Poul Anderson has woven a rich tale from Norse myth. The style and pacing are excellent. Anderson has created a tragedy of Shakespearean proportion and knowing from the first page that it will all end badly, you are still swept away with the story and can't stop. Pinchot is truly one of the best readers and his style well matches the story. I had read the novel 20 years ago, but Pinchot's reading brought to the story new depths I had not realized.
Not the strongest entry in the Elric/Champion Eternal Cycle. If you are an Elric fan or of the Champion Eternal Cycle is it worth it. Part of this story was told in the Hawkmoon series, and now it told from Elric perspective.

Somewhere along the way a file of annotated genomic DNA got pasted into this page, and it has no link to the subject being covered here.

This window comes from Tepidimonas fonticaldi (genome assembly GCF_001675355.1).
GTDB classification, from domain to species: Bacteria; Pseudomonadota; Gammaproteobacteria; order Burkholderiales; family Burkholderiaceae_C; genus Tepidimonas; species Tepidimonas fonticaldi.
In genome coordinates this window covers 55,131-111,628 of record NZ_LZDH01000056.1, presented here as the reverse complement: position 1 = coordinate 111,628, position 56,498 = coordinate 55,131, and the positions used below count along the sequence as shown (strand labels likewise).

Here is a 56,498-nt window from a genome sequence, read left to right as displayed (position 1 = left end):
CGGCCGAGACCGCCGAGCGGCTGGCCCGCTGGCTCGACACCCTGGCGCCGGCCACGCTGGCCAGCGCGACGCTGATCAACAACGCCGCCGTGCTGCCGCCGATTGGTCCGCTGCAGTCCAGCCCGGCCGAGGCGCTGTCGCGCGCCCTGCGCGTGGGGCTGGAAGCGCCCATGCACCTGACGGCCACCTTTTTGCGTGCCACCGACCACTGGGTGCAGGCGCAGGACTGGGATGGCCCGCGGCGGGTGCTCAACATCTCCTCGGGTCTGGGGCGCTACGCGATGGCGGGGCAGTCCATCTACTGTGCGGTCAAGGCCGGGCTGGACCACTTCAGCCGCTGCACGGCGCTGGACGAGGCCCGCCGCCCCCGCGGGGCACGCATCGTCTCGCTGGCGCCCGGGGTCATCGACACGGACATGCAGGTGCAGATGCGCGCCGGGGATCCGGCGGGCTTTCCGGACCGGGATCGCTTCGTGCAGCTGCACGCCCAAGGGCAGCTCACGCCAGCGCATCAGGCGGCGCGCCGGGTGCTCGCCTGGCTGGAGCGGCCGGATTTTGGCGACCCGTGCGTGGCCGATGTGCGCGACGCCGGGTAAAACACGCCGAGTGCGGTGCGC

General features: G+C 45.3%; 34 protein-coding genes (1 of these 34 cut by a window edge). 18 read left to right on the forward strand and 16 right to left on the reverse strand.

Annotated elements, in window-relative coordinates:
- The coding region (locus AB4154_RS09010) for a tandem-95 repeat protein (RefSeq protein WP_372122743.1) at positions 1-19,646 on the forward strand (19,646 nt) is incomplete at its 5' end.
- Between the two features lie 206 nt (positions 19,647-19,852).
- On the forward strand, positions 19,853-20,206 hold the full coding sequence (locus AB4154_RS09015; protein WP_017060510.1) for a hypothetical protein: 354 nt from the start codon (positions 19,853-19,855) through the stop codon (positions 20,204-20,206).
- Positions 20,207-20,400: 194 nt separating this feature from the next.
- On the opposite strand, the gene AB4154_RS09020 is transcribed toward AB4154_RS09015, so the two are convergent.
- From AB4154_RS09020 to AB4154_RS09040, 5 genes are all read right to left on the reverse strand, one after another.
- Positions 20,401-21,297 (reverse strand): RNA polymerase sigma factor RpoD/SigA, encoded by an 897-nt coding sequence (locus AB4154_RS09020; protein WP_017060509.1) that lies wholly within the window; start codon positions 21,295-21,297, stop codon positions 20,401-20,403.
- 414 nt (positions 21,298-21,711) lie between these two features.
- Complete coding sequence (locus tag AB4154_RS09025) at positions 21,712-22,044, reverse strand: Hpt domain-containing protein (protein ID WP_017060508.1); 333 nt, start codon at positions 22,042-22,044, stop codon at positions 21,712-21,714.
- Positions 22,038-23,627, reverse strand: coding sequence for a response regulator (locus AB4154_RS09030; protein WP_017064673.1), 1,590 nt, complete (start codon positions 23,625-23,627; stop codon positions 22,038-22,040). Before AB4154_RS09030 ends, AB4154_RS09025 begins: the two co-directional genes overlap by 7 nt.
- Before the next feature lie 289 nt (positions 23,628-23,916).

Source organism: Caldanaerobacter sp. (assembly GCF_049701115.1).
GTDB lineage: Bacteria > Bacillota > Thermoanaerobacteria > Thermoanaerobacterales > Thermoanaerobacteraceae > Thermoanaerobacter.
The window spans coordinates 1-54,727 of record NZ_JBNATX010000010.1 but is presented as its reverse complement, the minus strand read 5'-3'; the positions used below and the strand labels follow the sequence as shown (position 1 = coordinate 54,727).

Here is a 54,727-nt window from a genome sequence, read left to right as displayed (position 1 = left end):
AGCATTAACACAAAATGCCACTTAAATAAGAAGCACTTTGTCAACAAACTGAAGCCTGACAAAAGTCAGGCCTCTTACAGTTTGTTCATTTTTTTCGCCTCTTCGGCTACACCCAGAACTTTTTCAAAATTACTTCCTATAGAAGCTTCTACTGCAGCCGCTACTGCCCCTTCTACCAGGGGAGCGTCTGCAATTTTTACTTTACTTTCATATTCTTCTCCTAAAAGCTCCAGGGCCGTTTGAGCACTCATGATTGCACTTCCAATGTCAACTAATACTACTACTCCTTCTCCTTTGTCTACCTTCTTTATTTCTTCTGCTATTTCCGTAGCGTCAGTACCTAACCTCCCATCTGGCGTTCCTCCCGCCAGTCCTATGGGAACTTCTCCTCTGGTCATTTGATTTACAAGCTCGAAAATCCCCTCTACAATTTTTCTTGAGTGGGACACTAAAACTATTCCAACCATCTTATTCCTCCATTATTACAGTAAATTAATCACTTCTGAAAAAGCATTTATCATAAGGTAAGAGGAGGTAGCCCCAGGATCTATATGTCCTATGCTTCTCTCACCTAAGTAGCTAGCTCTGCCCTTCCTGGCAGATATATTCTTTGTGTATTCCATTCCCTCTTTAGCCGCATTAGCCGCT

I had read the previous books in the series and was happy to rejoin Clet Frede in Argentina.Unfortunately, Griffin's son is not up to the efforts of his father. The entire first segment (8 hours) involved merely recapping the last books. This could have been done in a 10 page recap. Instead, Butterworth has the characters talking to each other and recounting, multiple times, what has gone on before. He is also in love with Nazi ranks and uses every opportunity to throw them in, which makes the listening difficult. After getting through the first 8 hours, I hoped that he'd finally get on with the story. No such luck. About an hour in segment 2, I gave up.
If you like Gaiman's work you'll love this. If you are a fan of the classic tales of fairie, this is recommended. Basically a gentle fairy tale. While there is blood shed, the violence is neither the purpose nor crux of the story. A beguiling read and the author does an excellent job of reading.
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